In Defense of Clean Speech in Christian Fiction, Part 2

Clean Speech InitativeSee Part 1Part 2Part 3Part 4Part 5Part 6Part 7, and Part 8.

The Relativism of Words

Some may read my heading and wonder, Huh? Relativism? I thought this guy was going to argue against bad language using absolutes. Yes, absolutes are certainly what drive my engine in this discussion, but I would be remiss not to acknowledge that words can be relative in certain contexts. So before I get to the meat, let’s get certain distractions out of the way.

First, what do I mean by “relativism in words”? When weighing the use of certain words, we must remember that their meaning and appropriateness can vary based on culture, time, and social context. Let me illustrate.

Context of Culture

My mom was born in Canada, and I remember my family visiting relatives in Ontario when I was a child. I recall being puzzled when a great-aunt (speaking with a strong English accent) referred to a sofa as a “chesterfield” and a napkin as a “serviette.”

When consuming British novels, American readers may come across a character using the word bloody in anger. We may not think twice about a word that many in Europe would consider to be profane.

Context of Time

The word gay used to mean “happily excited” or “bright” (still does, according to Webster’s), but since the 1950s (Dictionary of Word Origins), it generally means something altogether different.

The same is true of the King James Version’s alternative for the word donkey. Obviously, most Americans who use that word today aren’t referring to a four-footed animal. But certainly neither the God-inspired authors of our Bible nor the KJV translators (nor God Himself) intended to be offensive. (More on this in a future article.)

So when entering this topic, I want to be clear that I’m discussing what words mean in American culture. Today.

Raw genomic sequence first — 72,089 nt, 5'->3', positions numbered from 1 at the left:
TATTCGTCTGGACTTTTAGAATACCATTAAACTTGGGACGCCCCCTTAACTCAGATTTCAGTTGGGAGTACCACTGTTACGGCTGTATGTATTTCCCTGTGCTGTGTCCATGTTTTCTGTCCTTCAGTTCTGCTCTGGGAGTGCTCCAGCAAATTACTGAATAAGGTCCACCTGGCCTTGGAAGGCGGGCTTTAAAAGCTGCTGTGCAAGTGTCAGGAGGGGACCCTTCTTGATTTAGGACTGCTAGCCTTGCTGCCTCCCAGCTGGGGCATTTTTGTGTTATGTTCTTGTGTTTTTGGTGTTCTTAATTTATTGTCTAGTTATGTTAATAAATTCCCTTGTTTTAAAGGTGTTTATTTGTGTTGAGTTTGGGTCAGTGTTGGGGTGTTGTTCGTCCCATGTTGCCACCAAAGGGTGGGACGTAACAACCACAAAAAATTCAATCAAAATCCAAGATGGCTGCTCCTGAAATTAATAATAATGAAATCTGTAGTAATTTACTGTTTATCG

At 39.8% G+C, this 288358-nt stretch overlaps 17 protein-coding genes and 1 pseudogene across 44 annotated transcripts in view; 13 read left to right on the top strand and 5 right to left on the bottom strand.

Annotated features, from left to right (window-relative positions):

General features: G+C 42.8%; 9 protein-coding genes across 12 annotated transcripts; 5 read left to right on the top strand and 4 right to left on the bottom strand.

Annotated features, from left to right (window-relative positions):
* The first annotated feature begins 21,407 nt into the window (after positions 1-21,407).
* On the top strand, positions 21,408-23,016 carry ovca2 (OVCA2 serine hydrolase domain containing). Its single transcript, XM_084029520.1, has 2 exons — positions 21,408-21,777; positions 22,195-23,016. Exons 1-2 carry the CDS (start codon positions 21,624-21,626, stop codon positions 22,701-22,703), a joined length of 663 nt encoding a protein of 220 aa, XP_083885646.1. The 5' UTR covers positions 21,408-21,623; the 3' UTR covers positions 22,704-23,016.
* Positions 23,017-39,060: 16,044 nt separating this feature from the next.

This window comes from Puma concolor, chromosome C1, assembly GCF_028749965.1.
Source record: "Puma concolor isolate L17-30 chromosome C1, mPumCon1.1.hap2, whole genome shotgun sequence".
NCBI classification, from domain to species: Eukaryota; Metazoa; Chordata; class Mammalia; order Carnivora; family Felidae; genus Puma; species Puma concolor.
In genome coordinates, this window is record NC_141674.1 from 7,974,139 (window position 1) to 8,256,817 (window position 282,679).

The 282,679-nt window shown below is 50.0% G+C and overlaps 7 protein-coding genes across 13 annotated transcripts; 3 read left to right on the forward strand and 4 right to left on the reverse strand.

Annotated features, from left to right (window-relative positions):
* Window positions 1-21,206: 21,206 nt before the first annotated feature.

Context of Social Context

Relativism also enters the picture when we consider the appropriateness of certain words based on context. For example, when a pastor tells his son about the birds and the bees, he probably wouldn’t use vocabulary suitable for his closing prayer at the next worship service.

The appropriateness of word choice can also vary depending on whether words are sobbed during a counseling session or in a court room, or whispered behind closed doors and protected by patient confidentiality.

Proverbs 25:11Premeditated Writing

In this discussion, I plan to hone in, hopefully with laser-like precision, on words that appear in Christian fiction published in America today.

I’m talking about words that are indelible, theoretically fixed to paper until the end of time and at considerable cost (just ask publishers). It’s much easier to apologize for something carelessly muttered to a friend than to take back what someone has printed  for millions to read (just ask anyone embroiled in a lawsuit for slander).

Where am I going with this?

Because of the indelible nature of the printed word, we must assume that those who write books, which are subject to the scrutiny of many editors and potentially countless readers, would approach the task with a certain degree of  deliberateness, caution, and awareness of one’s audience and culture. Especially Christian authors.

Book writing is by its very nature premeditated and calculated. If words were knives and someone lay on the floor in a pool of blood, stabbed to death, the author could possibly (and quite probably) be guilty of first-degree murder.

Writing a book is no mere slip of the tongue. Words bring a certain level of responsibility, especially to the Christian author. Hence my CSI logo. Hence my premise that the use of unclean speech in Christian fiction should be a crime. This is a discussion we’ll explore in future installments.

What about you? Have you noticed how the meaning or appropriateness of words can vary based on time, location, or context? Do you mind sharing a few of your own examples?

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9 thoughts on “In Defense of Clean Speech in Christian Fiction, Part 2

  1. Heather Day Gilbert

    Hm. I will say that growing up in the Bible belt gives you an innate feeling that certain words are “crude” that might not be considered crude elsewhere in the US. Growing up, I was not allowed to use the “c” word for manure…but in my hubby’s family, it’s okay (they run a dairy farm and see a LOT of said substance!).

    I used to think “bloody” was such a cool word, till my husband explained that it’s completely vulgar to the British! Also, the word “mayhem” means more than we think, I believe.

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